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L'Ange-Gardien - Champboisé

"Regard de l'autre côté" by Béla Simó


L’Ange-Gardien, the pioneers of the Lièvre River, and the work of the Eudist Fathers


In the 1820s and 1830s, Levi Bigelow and Baxter Bowman established sawmills and log slides on the west and east shores of the Lièvre River.


Settlement was closely linked to the logging industry, which supplied the forestry concessions along the river. The Cosgrove house, a log structure built between 1850 and 1860, is one of the oldest in L'Ange-Gardien and the Outaouais region.


In 1977, the descendants of the Irish pioneer Hugh Cosgrove sold the property to the Eudist Fathers who transformed it into ‘Champboisé’, a retreat centre focused on silence and solitude. Over the years, the fathers built cottages for those attending the retreats and converted an old dairy into a bakery, restored the barn, and built a new meeting room. Mgr. Adolphe Proulx, bishop of Gatineau-Hull, officially blessed the site on June 1, 1980.


In 2011, the Eudists transferred the property to the municipality of L'Ange-Gardien, which is committed to its preservation.


"Regard de l’autre côté", 2017, by Béla Simó

This three-part work reflects on the colonization of the shores of the Lièvre River and the pursuit of contemplation inspired by Champboisé. The background brings to mind the remains of a pioneer house. Built with square timber, these buildings are a testament to the history of colonization and the logging industry. Large waves represent the Lièvre River, an entryway that enabled European settlement of L'Ange-Gardien and the transport of people and goods upstream from Buckingham on steamboats. The third element, in the form of a bench, invites visitors to reflect and enjoy the solitude, recalling the original intention of the Eudist Fathers.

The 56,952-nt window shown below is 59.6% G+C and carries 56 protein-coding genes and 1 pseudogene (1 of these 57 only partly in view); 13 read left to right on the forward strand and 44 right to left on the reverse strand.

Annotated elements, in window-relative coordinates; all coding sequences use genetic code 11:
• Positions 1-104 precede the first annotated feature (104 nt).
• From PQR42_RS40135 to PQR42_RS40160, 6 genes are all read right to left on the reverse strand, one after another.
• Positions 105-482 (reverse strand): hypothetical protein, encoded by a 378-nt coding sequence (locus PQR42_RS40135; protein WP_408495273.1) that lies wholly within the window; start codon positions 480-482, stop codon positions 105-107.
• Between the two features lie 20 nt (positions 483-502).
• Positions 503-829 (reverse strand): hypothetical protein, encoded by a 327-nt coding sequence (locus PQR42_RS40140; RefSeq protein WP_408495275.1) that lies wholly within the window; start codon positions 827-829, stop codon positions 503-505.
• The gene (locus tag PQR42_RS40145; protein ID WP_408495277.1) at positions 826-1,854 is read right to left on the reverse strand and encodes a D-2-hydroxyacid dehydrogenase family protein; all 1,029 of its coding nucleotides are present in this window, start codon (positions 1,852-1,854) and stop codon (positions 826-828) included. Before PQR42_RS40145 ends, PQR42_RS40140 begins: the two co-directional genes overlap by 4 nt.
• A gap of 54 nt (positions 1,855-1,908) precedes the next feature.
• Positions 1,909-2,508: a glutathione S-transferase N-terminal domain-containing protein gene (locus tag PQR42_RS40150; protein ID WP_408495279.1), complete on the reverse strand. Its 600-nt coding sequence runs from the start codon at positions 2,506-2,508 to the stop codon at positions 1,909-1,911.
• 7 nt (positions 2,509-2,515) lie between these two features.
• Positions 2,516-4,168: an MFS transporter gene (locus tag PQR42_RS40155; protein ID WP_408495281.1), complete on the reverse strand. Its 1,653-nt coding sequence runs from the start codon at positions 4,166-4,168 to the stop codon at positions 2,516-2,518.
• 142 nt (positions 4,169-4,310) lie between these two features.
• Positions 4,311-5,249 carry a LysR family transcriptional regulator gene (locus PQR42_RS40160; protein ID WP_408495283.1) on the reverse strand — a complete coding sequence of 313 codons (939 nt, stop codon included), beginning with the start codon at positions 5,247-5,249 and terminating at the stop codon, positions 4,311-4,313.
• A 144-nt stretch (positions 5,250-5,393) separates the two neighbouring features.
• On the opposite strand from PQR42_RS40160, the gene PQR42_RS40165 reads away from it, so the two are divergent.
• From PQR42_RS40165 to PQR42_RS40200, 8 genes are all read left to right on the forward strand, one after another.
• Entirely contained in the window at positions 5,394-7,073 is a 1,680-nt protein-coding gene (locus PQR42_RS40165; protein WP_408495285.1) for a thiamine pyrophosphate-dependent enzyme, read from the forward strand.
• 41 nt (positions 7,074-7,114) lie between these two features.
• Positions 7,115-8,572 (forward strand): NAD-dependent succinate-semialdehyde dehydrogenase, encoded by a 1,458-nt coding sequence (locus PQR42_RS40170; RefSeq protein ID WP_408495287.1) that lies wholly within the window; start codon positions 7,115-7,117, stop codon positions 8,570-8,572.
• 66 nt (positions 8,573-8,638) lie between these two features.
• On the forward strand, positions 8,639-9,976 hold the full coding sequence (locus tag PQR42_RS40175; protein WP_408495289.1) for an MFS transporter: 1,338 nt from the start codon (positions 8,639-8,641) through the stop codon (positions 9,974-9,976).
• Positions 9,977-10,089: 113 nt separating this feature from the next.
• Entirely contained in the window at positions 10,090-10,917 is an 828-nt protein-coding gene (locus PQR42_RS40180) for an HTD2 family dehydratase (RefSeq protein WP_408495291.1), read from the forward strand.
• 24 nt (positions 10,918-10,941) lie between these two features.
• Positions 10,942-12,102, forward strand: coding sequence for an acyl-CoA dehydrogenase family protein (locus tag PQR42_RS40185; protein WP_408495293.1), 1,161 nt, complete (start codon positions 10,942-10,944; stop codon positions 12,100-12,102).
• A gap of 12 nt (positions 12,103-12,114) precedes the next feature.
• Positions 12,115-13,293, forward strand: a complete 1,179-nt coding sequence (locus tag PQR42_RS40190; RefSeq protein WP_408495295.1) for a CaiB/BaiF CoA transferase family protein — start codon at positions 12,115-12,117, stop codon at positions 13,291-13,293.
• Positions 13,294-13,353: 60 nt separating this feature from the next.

A native of Transylvania, Romania, Béla Simó studied sculpture in Austria with the internationally renowned artist Josef Elter. He immigrated to Canada in 1987 and lived for several years in Whitehorse, Yukon. He has twice been presented with the Yukon Advanced Artist Award. He now resides in Val-des-Monts, Québec and draws inspiration from Canadian nature.

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